At the beginning of the second half, the audience fell silent, they were seized with doubts. But all this uncertainty quickly evaporated, for 46 minutes the Brazilians opened the scoring, forcing Maracana to rejoice. But this scored goal did not guarantee Brazil a successful final result — the score was too dangerous. The players understood this and began to play nervously on hold, while Uruguay had nothing to lose and played their game. This brought the result, in the 65th minute the Uruguayan Juan Schiaffino scores, the score becomes 1:1. Brazil continues to play to keep the score, which still guarantees victory. But Uruguay played out in earnest, and in the 79th minute Alides Chiggia scored the second goal, realizing the advantage of Uruguay — this goal was fatal for the Brazilians. It’s all over, the stands are furious — a real war has been declared. Referee George Reeder blows the final whistle: the Brazilian players collapse on the grass, helpless, mourning the loss, the Maracana stands are furious (a few fans even had a heart attack). Later, the police evacuate the players from both teams and the referee to avoid bloodshed. Brazilian coach Flavio Costa flees angry fans
In the memory of the Uruguayan fans, this competition has forever received the name: Maracanazzo. In the memories of the Brazilians, this loss will forever remain as a catastrophe on a national scale, even after many decades. Moasir Barbosa, the goalkeeper of the Brazilians, lived the rest of his life in agony, being on the one hand the best goalkeeper in the history of Brazilian football, and on the other, the goalkeeper who missed the ill-fated goal in the final. Barbosa died in 2000, never forgiven by many fans. It is worth noting that in parallel with Maracanazzo there was a match for third place, where the Spaniards unexpectedly lost to Sweden with a score of 3–1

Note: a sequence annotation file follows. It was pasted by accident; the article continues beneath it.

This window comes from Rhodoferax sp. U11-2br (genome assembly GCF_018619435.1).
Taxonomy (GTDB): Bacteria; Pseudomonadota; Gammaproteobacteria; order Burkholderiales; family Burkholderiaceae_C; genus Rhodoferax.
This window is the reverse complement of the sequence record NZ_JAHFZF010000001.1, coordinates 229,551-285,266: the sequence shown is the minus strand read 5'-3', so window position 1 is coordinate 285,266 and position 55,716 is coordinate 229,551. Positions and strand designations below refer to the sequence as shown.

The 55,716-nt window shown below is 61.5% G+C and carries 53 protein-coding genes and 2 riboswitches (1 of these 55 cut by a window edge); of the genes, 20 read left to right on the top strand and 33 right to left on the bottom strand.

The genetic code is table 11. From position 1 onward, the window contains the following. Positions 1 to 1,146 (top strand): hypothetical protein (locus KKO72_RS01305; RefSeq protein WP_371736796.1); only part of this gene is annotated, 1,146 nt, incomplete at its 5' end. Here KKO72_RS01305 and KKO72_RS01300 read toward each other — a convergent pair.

But the story of Maracana does not end there, although the next 50 years can simply be listed as details. Maracanã hosted big matches of the three main clubs in Rio de Janeiro: Botafogo, Flamengo and Fluminense. But to understand how deeply this stadium embodies Brazilian football, you need to list the names that played here and became legends. You can start with the same Barbosa and the infamous final, Dida — the best goalscorer of Maracana, who scored 244 goals in official matches for Flamengo (the second goalscorer after Zico) and of course Pele, who was called the King. The god of all Brazilians, but the opponent of the Rio de Janeiro clubs, who played for the São Paulo team. On March 5, 1961, Pelé scored the most beautiful goal in the history of Maracana, beating six Fluminense defenders and the goalkeeper. Here, on Maracana, Pele scores the thousandth goal of his career.